2. Meanwhile, put the quinoa in a saucepan with 500ml water. Bring to the boil, bubble briskly for a couple of minutes, then reduce the heat, cover and simmer for 20 minutes, until the water has been absorbed and the quinoa is tender but crunchy. 
  3. Slice the runner beans on the diagonal very finely. Blanch in boiling water for 2 minutes, then drain, refresh under cool water and drain again. Blanch the broad beans for 2 minutes then refresh and slip each bean out of its pale green outer skin. 
  4. Fold all the ingredients together (including any liquid in the beet tin), adding a pinch of thyme leaves, the remaining balsamic vinegar and the extra virgin olive oil. Serve at room temperature.

Meringue stack with summer berries and vanilla cream

Serves 16 For a decadent finish this gooey-centred, crisp-edged meringue with soft vanilla cream, vibrant berries, grated chocolate and pistachios tastes as wonderful as it looks. Ingredients: For the meringue layers:

10 egg whitesPinch of salt120g light brown sugar180g caster sugar275g icing sugar2 tsp cornflour1 vanilla pod, seeds only, or 2 tsp vanilla bean paste or vanilla extract2 tsp white wine vinegar

To assemble:

900ml double cream2 tbsp icing sugar1 vanilla pod, seeds only or 2 tsp vanilla bean paste or vanilla extract700g mixed summer berries, hulled or halved as needed50g nibbed or chopped pistachios30g dark chocolate


  1. Start with the meringue. Pre-heat the oven to 140°C (fan 120°C), gas mark 1, and line two large baking sheets with non-stick baking parchment. Whip the egg whites, salt, brown sugar and caster sugar together until holding stiff peaks. 
  2. Sift the icing sugar and cornflour over and continue whisking for 3-4 minutes, until the mixture is very stiff and has a shine. Whisk in the vanilla and vinegar to finish. 
  3. Spoon a third of the meringue mixture onto one lined baking tray to make a swirled 5-6cm-high disc about 25cm in diameter. Use the remaining mixture to make two 20cm diameter discs and one 12-15cm diameter disc. Spoon tiny meringues around the discs with any remaining mixture.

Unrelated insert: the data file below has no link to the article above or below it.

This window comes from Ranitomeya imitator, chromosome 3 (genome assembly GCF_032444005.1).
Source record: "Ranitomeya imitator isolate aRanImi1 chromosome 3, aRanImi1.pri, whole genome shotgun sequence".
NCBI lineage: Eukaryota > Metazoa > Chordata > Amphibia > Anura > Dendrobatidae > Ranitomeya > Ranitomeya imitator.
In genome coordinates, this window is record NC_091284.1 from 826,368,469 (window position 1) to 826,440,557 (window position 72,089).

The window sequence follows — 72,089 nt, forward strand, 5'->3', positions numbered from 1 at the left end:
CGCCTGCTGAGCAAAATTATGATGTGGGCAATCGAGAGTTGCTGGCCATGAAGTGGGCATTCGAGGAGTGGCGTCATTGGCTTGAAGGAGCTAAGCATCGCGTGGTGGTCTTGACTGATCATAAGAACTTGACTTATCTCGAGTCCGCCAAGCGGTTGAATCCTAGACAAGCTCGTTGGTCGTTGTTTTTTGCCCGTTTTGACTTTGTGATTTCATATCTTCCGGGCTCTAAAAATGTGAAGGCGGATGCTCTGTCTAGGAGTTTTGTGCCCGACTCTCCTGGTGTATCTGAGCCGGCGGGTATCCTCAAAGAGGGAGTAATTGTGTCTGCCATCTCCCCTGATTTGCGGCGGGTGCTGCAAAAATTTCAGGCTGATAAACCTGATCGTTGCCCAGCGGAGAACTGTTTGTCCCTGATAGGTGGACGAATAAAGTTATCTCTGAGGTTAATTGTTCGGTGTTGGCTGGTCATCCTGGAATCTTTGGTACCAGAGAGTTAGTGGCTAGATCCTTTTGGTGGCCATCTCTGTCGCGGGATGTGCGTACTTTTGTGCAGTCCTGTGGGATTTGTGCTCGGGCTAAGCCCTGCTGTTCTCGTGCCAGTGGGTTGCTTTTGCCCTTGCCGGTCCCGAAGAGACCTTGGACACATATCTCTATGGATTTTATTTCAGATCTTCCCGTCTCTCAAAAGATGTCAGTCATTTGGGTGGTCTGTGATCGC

4. Bake for about 1 hour until the meringues are set and crisp on the outside, but hardly coloured. 
  5. Switch off the oven, prop the door ajar and leave the meringues to cool for 30 minutes or so. Remove from the oven and cool completely. Store until needed for up to 48 hours in airtight containers. 
  6. To assemble the stack, lightly whip the cream with the icing sugar and the vanilla. Be careful not to over-whip – the consistency should be billowy and soft. 
  7. Put the largest meringue disc on a serving platter (don’t worry about cracks or crumbles). Top with a layer of cream and a single layer of summer berries. Put a medium-sized meringue disc on top and repeat the cream and berry layers. Top with the second medium-sized disc, layer in the cream and berries as before, then repeat with the smallest meringue disc, piling up the berries and cream more generously. 
  8. Shower the entire stack with pistachios and finish by finely grating the dark chocolate over the top. Serve any baby meringues alongside.

Gin and rosemary fizz

Makes 400ml of syrup Rosemary works so well with the botanicals in gin, but simply omit the alcohol to make a refreshing rosemary lemonade for the children. The base syrup can be kept in the fridge for up to two weeks.

300g caster sugarZest of 1 lemon4 sprigs rosemary, plus extra to serve150ml lemon juice

For each serving:

25ml ginIceLemon and lime slices or wedgesSparkling water

  1. Put the caster sugar in a saucepan with the lemon zest, rosemary sprigs and 300ml water. Gently heat through, stirring, to dissolve the sugar. Bring to the boil and simmer for 2 minutes. Set aside to cool then strain and stir in the lemon juice. 
  2. To make each drink, pour gin and 20ml of the rosemary and lemon syrup into a tall glass with plenty of ice, citrus wedges and a couple of rosemary sprigs. Top up with sparkling water. Photography/ Emma Lee